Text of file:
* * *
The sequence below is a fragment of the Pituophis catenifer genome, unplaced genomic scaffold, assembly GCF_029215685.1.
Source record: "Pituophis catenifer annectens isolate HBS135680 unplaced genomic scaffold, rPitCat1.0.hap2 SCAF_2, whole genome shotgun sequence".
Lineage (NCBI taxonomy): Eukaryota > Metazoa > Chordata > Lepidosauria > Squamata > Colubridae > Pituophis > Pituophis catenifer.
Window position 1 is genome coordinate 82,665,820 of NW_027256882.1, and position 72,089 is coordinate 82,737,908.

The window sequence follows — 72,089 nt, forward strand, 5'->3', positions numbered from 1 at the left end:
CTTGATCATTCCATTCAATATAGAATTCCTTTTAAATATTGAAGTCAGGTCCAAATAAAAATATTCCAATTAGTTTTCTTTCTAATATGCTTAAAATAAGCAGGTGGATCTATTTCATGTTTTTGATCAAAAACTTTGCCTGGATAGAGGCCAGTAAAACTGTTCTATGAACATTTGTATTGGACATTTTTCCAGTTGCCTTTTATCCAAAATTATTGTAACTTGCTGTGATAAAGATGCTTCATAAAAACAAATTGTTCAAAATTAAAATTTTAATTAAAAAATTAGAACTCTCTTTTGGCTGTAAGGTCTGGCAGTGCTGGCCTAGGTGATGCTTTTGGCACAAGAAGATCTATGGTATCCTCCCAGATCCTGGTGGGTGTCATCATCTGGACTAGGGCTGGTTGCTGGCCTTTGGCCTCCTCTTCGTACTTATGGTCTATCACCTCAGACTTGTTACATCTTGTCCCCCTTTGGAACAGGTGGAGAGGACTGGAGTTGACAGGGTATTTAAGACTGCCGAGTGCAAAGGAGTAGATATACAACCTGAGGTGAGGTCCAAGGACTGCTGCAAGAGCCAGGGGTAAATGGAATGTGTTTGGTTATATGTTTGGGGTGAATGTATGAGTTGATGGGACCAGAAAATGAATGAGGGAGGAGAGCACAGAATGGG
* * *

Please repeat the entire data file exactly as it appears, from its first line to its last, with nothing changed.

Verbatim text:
The sequence below is a fragment of the Pituophis catenifer genome, unplaced genomic scaffold, assembly GCF_029215685.1.
Source record: "Pituophis catenifer annectens isolate HBS135680 unplaced genomic scaffold, rPitCat1.0.hap2 SCAF_2, whole genome shotgun sequence".
Lineage (NCBI taxonomy): Eukaryota > Metazoa > Chordata > Lepidosauria > Squamata > Colubridae > Pituophis > Pituophis catenifer.
Window position 1 is genome coordinate 82,665,820 of NW_027256882.1, and position 72,089 is coordinate 82,737,908.

The window sequence follows — 72,089 nt, forward strand, 5'->3', positions numbered from 1 at the left end:
CTTGATCATTCCATTCAATATAGAATTCCTTTTAAATATTGAAGTCAGGTCCAAATAAAAATATTCCAATTAGTTTTCTTTCTAATATGCTTAAAATAAGCAGGTGGATCTATTTCATGTTTTTGATCAAAAACTTTGCCTGGATAGAGGCCAGTAAAACTGTTCTATGAACATTTGTATTGGACATTTTTCCAGTTGCCTTTTATCCAAAATTATTGTAACTTGCTGTGATAAAGATGCTTCATAAAAACAAATTGTTCAAAATTAAAATTTTAATTAAAAAATTAGAACTCTCTTTTGGCTGTAAGGTCTGGCAGTGCTGGCCTAGGTGATGCTTTTGGCACAAGAAGATCTATGGTATCCTCCCAGATCCTGGTGGGTGTCATCATCTGGACTAGGGCTGGTTGCTGGCCTTTGGCCTCCTCTTCGTACTTATGGTCTATCACCTCAGACTTGTTACATCTTGTCCCCCTTTGGAACAGGTGGAGAGGACTGGAGTTGACAGGGTATTTAAGACTGCCGAGTGCAAAGGAGTAGATATACAACCTGAGGTGAGGTCCAAGGACTGCTGCAAGAGCCAGGGGTAAATGGAATGTGTTTGGTTATATGTTTGGGGTGAATGTATGAGTTGATGGGACCAGAAAATGAATGAGGGAGGAGAGCACAGAATGGG